We define deliberation minimally to mean mutual communication that involves weighing and reflecting on preferences, values, and interests regarding matters of common concern. Deliberative democracy incorporates the requirements that deliberation take place in contexts of equal recognition, respect, reciprocity, and sufficiently equal power for communicative influence to function. These aspirational ideals have inspired a flourishing field, with theoretical and empirical research across many disciplines, and many democratic innovations and practices in many countries and cultures. We survey the evolution of the ideals of deliberative democracy, their numerous sites in deliberative systems, the places of these sites within broader political arenas, and the many critics, criticisms, and revisions the concept and practice of deliberative democracy have attracted.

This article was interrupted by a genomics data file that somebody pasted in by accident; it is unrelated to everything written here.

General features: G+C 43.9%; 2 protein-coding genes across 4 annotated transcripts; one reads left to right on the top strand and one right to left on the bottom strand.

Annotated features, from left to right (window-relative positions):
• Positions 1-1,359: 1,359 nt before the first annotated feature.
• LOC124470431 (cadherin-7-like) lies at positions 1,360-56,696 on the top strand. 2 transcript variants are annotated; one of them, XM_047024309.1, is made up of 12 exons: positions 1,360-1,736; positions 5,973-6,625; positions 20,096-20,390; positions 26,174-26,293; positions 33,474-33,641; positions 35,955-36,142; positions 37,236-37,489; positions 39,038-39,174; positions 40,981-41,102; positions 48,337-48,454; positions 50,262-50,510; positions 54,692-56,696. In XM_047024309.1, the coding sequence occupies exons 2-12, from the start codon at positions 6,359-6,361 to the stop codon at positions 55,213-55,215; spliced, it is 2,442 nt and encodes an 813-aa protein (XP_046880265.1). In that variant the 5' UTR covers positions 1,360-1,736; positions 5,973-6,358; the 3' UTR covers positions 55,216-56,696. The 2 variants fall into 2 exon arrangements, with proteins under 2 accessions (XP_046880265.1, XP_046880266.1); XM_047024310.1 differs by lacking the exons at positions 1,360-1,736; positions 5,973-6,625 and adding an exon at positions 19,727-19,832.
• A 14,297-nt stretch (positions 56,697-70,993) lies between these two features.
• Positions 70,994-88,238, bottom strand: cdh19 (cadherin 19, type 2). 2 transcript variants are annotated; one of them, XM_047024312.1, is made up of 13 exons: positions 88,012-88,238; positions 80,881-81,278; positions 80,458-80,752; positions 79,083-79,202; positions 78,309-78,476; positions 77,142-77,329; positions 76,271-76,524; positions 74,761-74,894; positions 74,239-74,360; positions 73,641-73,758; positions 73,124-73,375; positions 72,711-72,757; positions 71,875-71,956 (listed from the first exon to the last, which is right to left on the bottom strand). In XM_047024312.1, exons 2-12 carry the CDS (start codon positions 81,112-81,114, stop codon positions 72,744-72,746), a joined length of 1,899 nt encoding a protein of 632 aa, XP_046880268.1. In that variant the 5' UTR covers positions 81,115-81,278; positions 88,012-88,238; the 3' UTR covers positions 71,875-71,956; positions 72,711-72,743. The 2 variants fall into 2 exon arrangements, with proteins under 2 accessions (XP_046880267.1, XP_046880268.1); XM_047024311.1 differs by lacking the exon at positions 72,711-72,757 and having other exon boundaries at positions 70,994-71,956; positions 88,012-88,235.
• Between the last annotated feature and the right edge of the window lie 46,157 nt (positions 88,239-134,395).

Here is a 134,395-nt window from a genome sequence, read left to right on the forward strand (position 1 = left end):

|Title of host publication||The Oxford Handbook of Deliberative Democracy|
|Editors||André Bächtiger, John Dryzek, Jane Mansbridge, Mark Warren|
|Place of Publication||Oxford, UK|
|Publisher||Oxford University Press|
|Number of pages||12|
|Publication status||Published - 2007|
|Name||Swiss Political Science Review|